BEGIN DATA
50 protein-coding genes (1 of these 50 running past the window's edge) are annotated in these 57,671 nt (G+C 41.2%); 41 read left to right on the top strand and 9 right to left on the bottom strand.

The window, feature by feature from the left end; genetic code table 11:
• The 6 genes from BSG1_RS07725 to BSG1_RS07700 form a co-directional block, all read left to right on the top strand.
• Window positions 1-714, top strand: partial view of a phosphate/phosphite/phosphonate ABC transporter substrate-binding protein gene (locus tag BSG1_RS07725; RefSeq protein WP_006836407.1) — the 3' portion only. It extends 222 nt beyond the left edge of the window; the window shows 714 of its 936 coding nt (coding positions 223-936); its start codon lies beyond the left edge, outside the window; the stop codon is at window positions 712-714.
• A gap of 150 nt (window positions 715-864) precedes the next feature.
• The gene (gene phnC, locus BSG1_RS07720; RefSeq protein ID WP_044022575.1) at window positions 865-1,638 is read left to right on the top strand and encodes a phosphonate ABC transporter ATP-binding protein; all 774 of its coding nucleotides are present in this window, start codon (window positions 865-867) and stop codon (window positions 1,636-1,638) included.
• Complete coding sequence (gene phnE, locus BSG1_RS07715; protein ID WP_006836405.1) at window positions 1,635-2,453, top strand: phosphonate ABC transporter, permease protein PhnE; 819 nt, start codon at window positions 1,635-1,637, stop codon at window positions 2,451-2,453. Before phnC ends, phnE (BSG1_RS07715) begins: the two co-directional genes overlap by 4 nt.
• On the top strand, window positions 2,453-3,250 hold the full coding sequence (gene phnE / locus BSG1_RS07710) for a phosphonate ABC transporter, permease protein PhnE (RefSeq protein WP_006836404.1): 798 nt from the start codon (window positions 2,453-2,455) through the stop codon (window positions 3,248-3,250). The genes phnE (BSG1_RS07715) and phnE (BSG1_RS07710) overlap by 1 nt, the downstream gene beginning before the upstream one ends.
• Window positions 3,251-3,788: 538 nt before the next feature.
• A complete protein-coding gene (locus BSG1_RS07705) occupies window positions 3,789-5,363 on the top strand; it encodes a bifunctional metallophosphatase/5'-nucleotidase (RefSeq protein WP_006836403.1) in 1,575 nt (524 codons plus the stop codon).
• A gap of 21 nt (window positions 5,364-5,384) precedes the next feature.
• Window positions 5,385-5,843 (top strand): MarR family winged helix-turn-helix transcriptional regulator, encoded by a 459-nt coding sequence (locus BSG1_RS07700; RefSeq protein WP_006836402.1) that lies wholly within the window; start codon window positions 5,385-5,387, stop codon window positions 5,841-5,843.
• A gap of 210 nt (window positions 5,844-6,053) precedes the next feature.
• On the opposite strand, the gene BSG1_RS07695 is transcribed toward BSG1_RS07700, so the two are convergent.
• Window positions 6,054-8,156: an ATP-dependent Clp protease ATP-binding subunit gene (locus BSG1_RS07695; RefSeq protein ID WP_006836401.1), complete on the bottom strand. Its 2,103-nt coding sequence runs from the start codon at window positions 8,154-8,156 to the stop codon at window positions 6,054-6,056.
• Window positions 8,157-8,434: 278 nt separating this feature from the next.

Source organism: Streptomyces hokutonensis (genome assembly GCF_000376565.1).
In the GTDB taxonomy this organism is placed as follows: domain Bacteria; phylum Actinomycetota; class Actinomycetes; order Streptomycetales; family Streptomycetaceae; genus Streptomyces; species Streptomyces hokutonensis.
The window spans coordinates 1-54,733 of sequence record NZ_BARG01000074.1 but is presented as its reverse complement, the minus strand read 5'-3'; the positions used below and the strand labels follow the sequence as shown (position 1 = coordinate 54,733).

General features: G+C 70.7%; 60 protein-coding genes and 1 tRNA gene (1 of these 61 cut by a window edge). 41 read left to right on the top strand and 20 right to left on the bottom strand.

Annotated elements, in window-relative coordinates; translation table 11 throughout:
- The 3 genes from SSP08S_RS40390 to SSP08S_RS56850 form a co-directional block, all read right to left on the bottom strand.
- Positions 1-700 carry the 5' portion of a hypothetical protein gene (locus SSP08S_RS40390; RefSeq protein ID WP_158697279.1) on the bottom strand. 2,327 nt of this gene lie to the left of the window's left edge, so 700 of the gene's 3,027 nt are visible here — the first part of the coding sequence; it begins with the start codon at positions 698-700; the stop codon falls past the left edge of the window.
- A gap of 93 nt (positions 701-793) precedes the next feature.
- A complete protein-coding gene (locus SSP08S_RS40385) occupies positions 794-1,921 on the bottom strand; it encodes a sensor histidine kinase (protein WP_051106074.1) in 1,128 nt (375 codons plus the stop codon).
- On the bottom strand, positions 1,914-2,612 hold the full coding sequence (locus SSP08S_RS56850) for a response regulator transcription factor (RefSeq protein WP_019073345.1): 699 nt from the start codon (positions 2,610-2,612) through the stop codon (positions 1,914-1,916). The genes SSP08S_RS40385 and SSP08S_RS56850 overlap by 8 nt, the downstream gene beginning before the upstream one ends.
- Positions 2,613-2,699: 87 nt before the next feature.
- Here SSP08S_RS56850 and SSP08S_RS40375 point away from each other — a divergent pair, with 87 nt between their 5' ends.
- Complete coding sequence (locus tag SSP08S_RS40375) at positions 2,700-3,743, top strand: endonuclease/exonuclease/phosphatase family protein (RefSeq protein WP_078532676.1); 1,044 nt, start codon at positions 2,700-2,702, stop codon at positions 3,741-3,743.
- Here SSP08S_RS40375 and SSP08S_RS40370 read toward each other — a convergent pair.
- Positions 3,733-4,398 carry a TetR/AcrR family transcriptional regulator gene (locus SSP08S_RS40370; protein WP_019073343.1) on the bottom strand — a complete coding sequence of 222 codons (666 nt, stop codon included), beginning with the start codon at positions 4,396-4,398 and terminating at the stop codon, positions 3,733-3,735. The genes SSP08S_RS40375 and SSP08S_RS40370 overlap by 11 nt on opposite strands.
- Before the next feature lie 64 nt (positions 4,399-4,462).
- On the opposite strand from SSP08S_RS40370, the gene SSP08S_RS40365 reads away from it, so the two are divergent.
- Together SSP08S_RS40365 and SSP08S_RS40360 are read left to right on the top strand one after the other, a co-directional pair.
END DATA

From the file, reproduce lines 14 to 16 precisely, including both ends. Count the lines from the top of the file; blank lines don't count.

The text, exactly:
• On the opposite strand, the gene BSG1_RS07695 is transcribed toward BSG1_RS07700, so the two are convergent.
• Window positions 6,054-8,156: an ATP-dependent Clp protease ATP-binding subunit gene (locus BSG1_RS07695; RefSeq protein ID WP_006836401.1), complete on the bottom strand. Its 2,103-nt coding sequence runs from the start codon at window positions 8,154-8,156 to the stop codon at window positions 6,054-6,056.
• Window positions 8,157-8,434: 278 nt separating this feature from the next.